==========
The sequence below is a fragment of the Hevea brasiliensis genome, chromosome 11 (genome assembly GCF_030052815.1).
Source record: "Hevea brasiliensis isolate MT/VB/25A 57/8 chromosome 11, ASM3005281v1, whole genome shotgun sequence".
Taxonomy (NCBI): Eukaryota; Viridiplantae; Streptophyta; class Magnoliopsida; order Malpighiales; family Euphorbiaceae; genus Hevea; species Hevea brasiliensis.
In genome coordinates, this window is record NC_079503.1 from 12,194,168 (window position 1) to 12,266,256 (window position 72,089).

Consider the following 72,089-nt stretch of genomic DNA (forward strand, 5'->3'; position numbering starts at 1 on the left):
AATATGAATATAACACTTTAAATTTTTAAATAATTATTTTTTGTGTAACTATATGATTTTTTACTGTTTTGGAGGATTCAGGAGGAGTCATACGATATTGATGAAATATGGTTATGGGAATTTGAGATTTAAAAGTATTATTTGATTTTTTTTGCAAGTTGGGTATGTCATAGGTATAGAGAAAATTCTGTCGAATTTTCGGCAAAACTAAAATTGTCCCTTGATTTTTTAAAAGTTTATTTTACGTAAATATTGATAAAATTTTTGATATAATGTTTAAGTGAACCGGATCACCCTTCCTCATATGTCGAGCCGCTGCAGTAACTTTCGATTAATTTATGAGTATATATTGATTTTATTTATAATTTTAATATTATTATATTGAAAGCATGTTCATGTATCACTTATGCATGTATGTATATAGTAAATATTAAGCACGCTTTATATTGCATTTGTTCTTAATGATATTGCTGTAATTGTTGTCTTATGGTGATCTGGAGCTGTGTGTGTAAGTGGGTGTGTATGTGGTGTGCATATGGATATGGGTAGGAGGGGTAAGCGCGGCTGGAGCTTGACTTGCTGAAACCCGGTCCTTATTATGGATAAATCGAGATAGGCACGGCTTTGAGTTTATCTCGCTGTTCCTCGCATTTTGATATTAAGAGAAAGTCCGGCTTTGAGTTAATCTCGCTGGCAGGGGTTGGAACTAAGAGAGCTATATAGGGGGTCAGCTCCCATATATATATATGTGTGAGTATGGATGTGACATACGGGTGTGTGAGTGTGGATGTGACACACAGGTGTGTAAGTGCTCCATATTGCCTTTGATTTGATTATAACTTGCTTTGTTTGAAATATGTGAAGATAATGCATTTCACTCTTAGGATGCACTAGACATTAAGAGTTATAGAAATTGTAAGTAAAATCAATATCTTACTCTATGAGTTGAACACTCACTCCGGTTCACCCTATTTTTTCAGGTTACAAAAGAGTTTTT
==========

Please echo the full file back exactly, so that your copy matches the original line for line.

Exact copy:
The sequence below is a fragment of the Hevea brasiliensis genome, chromosome 11 (genome assembly GCF_030052815.1).
Source record: "Hevea brasiliensis isolate MT/VB/25A 57/8 chromosome 11, ASM3005281v1, whole genome shotgun sequence".
Taxonomy (NCBI): Eukaryota; Viridiplantae; Streptophyta; class Magnoliopsida; order Malpighiales; family Euphorbiaceae; genus Hevea; species Hevea brasiliensis.
In genome coordinates, this window is record NC_079503.1 from 12,194,168 (window position 1) to 12,266,256 (window position 72,089).

Consider the following 72,089-nt stretch of genomic DNA (forward strand, 5'->3'; position numbering starts at 1 on the left):
AATATGAATATAACACTTTAAATTTTTAAATAATTATTTTTTGTGTAACTATATGATTTTTTACTGTTTTGGAGGATTCAGGAGGAGTCATACGATATTGATGAAATATGGTTATGGGAATTTGAGATTTAAAAGTATTATTTGATTTTTTTTGCAAGTTGGGTATGTCATAGGTATAGAGAAAATTCTGTCGAATTTTCGGCAAAACTAAAATTGTCCCTTGATTTTTTAAAAGTTTATTTTACGTAAATATTGATAAAATTTTTGATATAATGTTTAAGTGAACCGGATCACCCTTCCTCATATGTCGAGCCGCTGCAGTAACTTTCGATTAATTTATGAGTATATATTGATTTTATTTATAATTTTAATATTATTATATTGAAAGCATGTTCATGTATCACTTATGCATGTATGTATATAGTAAATATTAAGCACGCTTTATATTGCATTTGTTCTTAATGATATTGCTGTAATTGTTGTCTTATGGTGATCTGGAGCTGTGTGTGTAAGTGGGTGTGTATGTGGTGTGCATATGGATATGGGTAGGAGGGGTAAGCGCGGCTGGAGCTTGACTTGCTGAAACCCGGTCCTTATTATGGATAAATCGAGATAGGCACGGCTTTGAGTTTATCTCGCTGTTCCTCGCATTTTGATATTAAGAGAAAGTCCGGCTTTGAGTTAATCTCGCTGGCAGGGGTTGGAACTAAGAGAGCTATATAGGGGGTCAGCTCCCATATATATATATGTGTGAGTATGGATGTGACATACGGGTGTGTGAGTGTGGATGTGACACACAGGTGTGTAAGTGCTCCATATTGCCTTTGATTTGATTATAACTTGCTTTGTTTGAAATATGTGAAGATAATGCATTTCACTCTTAGGATGCACTAGACATTAAGAGTTATAGAAATTGTAAGTAAAATCAATATCTTACTCTATGAGTTGAACACTCACTCCGGTTCACCCTATTTTTTCAGGTTACAAAAGAGTTTTT